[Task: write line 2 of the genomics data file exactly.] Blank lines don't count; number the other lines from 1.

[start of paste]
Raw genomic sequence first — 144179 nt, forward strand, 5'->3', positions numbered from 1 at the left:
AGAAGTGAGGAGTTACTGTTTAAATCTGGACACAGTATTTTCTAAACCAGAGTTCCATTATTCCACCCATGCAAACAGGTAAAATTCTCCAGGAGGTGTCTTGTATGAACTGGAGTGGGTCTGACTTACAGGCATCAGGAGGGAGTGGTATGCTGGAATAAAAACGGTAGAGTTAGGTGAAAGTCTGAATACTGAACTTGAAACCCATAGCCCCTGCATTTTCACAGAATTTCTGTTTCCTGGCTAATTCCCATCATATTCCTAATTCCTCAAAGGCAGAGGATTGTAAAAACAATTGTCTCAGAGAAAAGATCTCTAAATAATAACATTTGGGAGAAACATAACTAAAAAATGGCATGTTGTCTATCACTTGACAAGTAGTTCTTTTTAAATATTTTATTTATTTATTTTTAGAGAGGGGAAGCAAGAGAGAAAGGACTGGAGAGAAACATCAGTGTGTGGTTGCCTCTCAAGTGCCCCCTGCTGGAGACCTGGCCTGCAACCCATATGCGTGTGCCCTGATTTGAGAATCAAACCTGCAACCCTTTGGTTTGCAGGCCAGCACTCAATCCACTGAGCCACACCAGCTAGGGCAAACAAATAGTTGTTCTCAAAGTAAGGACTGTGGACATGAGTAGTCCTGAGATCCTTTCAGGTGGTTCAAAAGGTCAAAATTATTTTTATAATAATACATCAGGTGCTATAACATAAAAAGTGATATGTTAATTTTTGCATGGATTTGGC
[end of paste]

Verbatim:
AGAAGTGAGGAGTTACTGTTTAAATCTGGACACAGTATTTTCTAAACCAGAGTTCCATTATTCCACCCATGCAAACAGGTAAAATTCTCCAGGAGGTGTCTTGTATGAACTGGAGTGGGTCTGACTTACAGGCATCAGGAGGGAGTGGTATGCTGGAATAAAAACGGTAGAGTTAGGTGAAAGTCTGAATACTGAACTTGAAACCCATAGCCCCTGCATTTTCACAGAATTTCTGTTTCCTGGCTAATTCCCATCATATTCCTAATTCCTCAAAGGCAGAGGATTGTAAAAACAATTGTCTCAGAGAAAAGATCTCTAAATAATAACATTTGGGAGAAACATAACTAAAAAATGGCATGTTGTCTATCACTTGACAAGTAGTTCTTTTTAAATATTTTATTTATTTATTTTTAGAGAGGGGAAGCAAGAGAGAAAGGACTGGAGAGAAACATCAGTGTGTGGTTGCCTCTCAAGTGCCCCCTGCTGGAGACCTGGCCTGCAACCCATATGCGTGTGCCCTGATTTGAGAATCAAACCTGCAACCCTTTGGTTTGCAGGCCAGCACTCAATCCACTGAGCCACACCAGCTAGGGCAAACAAATAGTTGTTCTCAAAGTAAGGACTGTGGACATGAGTAGTCCTGAGATCCTTTCAGGTGGTTCAAAAGGTCAAAATTATTTTTATAATAATACATCAGGTGCTATAACATAAAAAGTGATATGTTAATTTTTGCATGGATTTGGC